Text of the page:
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The role of integrin-proximal complexes in cancer cell behavior and normal liver function

Gkretsi, Vasiliki (2006) The role of integrin-proximal complexes in cancer cell behavior and normal liver function. Doctoral Dissertation, University of Pittsburgh. (Unpublished)

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Cell-matrix and cell-cell adhesion proteins are of great significance for many fundamental cellular processes such as survival, differentiation, spreading, adhesion, migration as well as oncogenic transformation. In the present dissertation study, the role of different integrin-proximal protein complexes was investigated in vitro in cancer cells and in primary rat hepatocytes and in vivo in whole animals. First it was shown that migfilin, a newly identified cell-matrix adhesion protein, is also an important component of cell-cell junctions critical for the organization and strengthening of the adherens junctions. Next, Ras-Suppressor-1 (RSU-1), which interacts with the focal adhesion protein PINCH, was shown to regulate cell spreading and adhesion, although the exact mechanism is yet unclear. Furthermore, the role of Integrin-Linked Kinase (ILK) was investigated in vitro in the model system of matrix-induced hepatocyte differentiation. It was shown that ILK along with its binding partners PINCH and Ą-parvin are dramatically down-regulated during the matrix-induced re-differentiation of hepatocytes. Thus, ILK and its binding partners likely play an important role in matrix-induced-hepatocyte differentiation.Finally, the role of ILK was examined in vivo by removing the protein from the whole animal or specifically from the liver. First ILK was removed from ILK-floxed mice following Cre-recombinase-adenoviral injections giving rise to animals with fulminant hepatitis characterized by massive apoptosis, abnormal mitoses, fatty change and necrosis in the liver. Then, ILK-floxed animals were crossbred with alpha-fetoprotein(AFP)-albumin, albumin, or Foxa3-Cre transgenic mice and thus ILK was genetically removed specifically from the liver. In all cases, the livers of the animals had disorganized liver architecture, absence of hepatocyte plates, increased fibrosis, absence of microvilli in the canaliculi, different degrees of malformations in the biliary system, apoptosis and compensatory proliferation. The present findings therefore, clearly show that ILK is critical for hepatocyte differentiation and survival and more importantly, this holds true in vivo where ILK is crucial for the maintainance of normal liver architecture and function.Thus, the present dissertation work highlights the importance of cell-matrix adhesion proteins in vitro and in vivo and enhances the scientific knowledge in the field of molecular, cellular, hepatocyte and liver biology.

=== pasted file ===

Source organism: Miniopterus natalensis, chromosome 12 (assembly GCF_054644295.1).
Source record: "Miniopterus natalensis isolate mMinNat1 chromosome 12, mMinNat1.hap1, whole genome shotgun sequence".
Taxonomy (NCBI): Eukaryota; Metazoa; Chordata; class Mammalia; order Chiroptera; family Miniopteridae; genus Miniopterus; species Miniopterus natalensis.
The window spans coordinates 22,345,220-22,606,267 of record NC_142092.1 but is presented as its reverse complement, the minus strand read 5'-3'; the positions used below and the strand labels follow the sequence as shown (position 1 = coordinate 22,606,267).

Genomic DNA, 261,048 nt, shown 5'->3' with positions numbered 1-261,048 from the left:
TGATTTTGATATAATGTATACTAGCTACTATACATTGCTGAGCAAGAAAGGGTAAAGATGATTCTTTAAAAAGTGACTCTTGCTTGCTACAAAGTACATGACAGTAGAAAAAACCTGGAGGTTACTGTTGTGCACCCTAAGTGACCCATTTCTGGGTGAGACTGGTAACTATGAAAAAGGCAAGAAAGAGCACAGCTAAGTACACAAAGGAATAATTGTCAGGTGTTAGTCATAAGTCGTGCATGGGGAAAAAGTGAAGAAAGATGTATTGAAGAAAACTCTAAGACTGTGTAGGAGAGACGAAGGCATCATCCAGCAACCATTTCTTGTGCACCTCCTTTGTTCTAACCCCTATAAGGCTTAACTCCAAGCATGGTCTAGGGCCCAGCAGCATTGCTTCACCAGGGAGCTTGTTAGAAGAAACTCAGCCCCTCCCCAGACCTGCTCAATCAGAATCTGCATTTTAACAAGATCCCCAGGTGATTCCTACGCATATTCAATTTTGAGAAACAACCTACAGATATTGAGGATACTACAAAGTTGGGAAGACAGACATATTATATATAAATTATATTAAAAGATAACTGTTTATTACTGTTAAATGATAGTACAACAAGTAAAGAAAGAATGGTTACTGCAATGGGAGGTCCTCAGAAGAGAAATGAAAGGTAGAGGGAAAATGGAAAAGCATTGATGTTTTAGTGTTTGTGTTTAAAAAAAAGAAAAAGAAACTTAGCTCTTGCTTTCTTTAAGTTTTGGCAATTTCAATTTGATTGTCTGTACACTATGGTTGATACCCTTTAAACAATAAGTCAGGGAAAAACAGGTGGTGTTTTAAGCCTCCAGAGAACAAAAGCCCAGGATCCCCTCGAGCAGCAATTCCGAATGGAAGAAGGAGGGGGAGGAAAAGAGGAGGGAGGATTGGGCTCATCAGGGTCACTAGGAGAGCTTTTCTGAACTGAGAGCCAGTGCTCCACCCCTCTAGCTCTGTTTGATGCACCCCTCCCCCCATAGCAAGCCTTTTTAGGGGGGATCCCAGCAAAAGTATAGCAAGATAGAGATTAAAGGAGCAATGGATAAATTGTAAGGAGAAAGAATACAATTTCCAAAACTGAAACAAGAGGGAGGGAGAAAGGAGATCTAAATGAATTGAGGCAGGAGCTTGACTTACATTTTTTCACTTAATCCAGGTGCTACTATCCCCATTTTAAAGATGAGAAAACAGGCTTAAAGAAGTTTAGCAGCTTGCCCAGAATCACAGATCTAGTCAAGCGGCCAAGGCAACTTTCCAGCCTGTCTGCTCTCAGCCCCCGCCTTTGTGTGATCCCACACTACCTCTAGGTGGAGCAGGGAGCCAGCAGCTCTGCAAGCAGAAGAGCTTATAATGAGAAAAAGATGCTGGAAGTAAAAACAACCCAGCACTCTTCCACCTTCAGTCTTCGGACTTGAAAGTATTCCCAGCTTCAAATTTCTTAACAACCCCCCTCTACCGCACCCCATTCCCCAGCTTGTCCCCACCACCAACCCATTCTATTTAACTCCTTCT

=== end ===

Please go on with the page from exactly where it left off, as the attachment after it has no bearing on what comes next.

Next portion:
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Item Type: University of Pittsburgh ETD
Status: Unpublished
CreatorsEmailPitt UsernameORCID
Gkretsi,, gkretsi@hotmail.comVAG2
ETD Committee:
TitleMemberEmail AddressPitt UsernameORCID
Committee ChairMichalopoulos, George Kmichalopoulosgk@upmc.eduMICHAL
Committee MemberWells, Alanwellsa@upmc.eduAHW6
Committee MemberWu, Chuanyuecarywu@pitt.eduCARYWU
Committee MemberBeer-Stolz, Donnadstolz@pitt.eduDSTOLZ
Committee MemberMonga, Satdarshan P. Singhsmonga@pitt.eduSMONGA
Date: 3 November 2006
Date Type: Completion
Defense Date: 2 October 2006
Approval Date: 3 November 2006
Submission Date: 30 October 2006
Access Restriction: No restriction; Release the ETD for access worldwide immediately.
Institution: University of Pittsburgh
Schools and Programs: School of Medicine > Cellular and Molecular Pathology
Degree: PhD - Doctor of Philosophy
Thesis Type: Doctoral Dissertation
Refereed: Yes
Uncontrolled Keywords: cell adhesion; Cre recombinase; ILK; liver; migfilin; parvin; PINCH; Ras Suppressor-1
Other ID:, etd-10302006-120358
Date Deposited: 10 Nov 2011 20:03
Last Modified: 19 Dec 2016 14:37


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